But back to the verse from Psalm 110, the LORD, YHWH, said to my Lord…The second “Lord” in the passage is the title “Adonai,” a common Old Testament address to God. So to keep it straight, there are two different words for Lord here: the Divine Name YHWH, and the title Adonai. Adonai is one of the many OT titles given to God, but YHWH is the only personal name by which God reveals Himself in the OT. So what we have here is King David writing down a heavenly address that takes place between God the Father, and God the Son—the coming Messiah. God the Father, YHWH, addressing David’s Lord, Adonai—who is none other than Jesus, the Son of God. And the Father is telling His Son that He will seat Him at His right hand, the position of all power and authority. It means that He’ll exercise God’s authority.

God would make His Son the ruler of all the nations, so that His enemies would be under His feet like a footstool—a sign of their submission and His power. So what use did Jesus make of this passage? The Jews had already recognized that the Christ was to be the Son of David, and they should have recognized that this passage was speaking about the Christ. But what Jesus opened their eyes to was the fact that David speaks of the Christ as “my Lord.” Why would David, the Great King of the Golden Age of Israel, address the Christ, one of his descendants, as Lord? Why would a king, the highest earthly ruler, address any of his descendants—like a great grandson or great-great grandson, etc—with the honorific title of Lord? What Jesus exposed with His question was that they were perfectly willing to accept the promised Christ’s humanity as a Son of David, but were unwilling to realize His divinity. They could not accept Jesus as the Christ who is both divine and human.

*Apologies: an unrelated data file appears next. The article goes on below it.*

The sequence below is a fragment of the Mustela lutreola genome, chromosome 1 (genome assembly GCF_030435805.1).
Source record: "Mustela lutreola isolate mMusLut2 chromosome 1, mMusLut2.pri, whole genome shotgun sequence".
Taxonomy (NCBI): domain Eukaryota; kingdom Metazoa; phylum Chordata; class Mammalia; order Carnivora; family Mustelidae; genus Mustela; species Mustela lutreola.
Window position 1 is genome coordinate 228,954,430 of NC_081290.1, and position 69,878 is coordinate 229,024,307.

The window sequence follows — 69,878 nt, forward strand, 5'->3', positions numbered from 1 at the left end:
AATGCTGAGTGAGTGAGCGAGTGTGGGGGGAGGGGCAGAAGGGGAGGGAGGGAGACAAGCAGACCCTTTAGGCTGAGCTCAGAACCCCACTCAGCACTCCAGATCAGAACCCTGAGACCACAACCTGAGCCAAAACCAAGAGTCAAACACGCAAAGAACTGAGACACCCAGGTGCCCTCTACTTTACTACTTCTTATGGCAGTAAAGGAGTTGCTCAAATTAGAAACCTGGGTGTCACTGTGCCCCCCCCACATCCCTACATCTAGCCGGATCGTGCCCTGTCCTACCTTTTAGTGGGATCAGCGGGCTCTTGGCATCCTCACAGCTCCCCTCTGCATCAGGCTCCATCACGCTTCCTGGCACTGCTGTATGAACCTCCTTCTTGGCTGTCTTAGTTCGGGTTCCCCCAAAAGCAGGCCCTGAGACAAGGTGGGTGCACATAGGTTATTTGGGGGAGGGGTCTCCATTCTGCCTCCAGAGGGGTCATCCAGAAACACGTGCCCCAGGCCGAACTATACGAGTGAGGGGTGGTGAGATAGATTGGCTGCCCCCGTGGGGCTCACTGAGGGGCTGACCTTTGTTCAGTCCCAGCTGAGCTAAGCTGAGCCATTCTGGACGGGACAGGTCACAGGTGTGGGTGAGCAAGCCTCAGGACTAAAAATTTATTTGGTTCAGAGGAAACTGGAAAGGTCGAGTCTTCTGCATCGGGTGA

And they could not give an answer to this question, because to answer it would have forced them to admit that David’s Son and David’s Lord was the Christ, the Divine Christ who is Adonai. Then they too would have to worship this Christ, who would have authority over all the nations. This was the decisive question that silenced them for good. They had been foiled too often in their attempts to catch Jesus in His words, and they no longer dared ask Him any more questions. They knew they’d be cornered again! It must have been frustrating! All their excuses and ways out had been cut off, and their objections silenced…so now all that stood in their way was their unbelief.

This had paved the way for Jesus’ trial and crucifixion now. Jesus was clearly unwilling to back down into a niche or role that they could tolerate—that of a prophet or teacher, but not the Christ and claiming to be the Son of God. This was too much to handle, and since Jesus wouldn’t give on this matter, there was logically only one option left for them: to kill Him. Assuming that He was a blasphemer rather than the True Son of God, they would now carry out their plots against Him. Again and again the answers of these questions force them closer and closer to the uncomfortable conclusion that Jesus is the Divine Christ, the Son of David, and that He would be granted all power and authority.

From His cross He would establish His eternal kingdom of believers, the church. But whether for Christ or against Him, it wouldn’t change the fact that every knee will one day bow to Christ, the Son of God. The difference is, that for those who believe in Him, we will bow in loving worship and adoration, and will be called sons and daughters of the king—to share in His eternal inheritance. But for those who remained in their unbelief and wouldn’t acknowledge Him as Lord, who remained His enemies—they shall become His footstool. He will execute His judgment against the nations. So it should be clear that we want to stand with Christ, and not be opposed to Him. For though His enemies thought they had gained the upper hand by crucifying Him on the cross, it was in fact their world that had been turned upside down. For the Risen Jesus possesses an eternal kingdom of unconquerable rule. To Him belong the kingdom, the power, and the glory, forever and ever. Amen.

Now the peace of God which passes all understanding, guard your hearts and minds in Christ Jesus, unto life everlasting. Amen.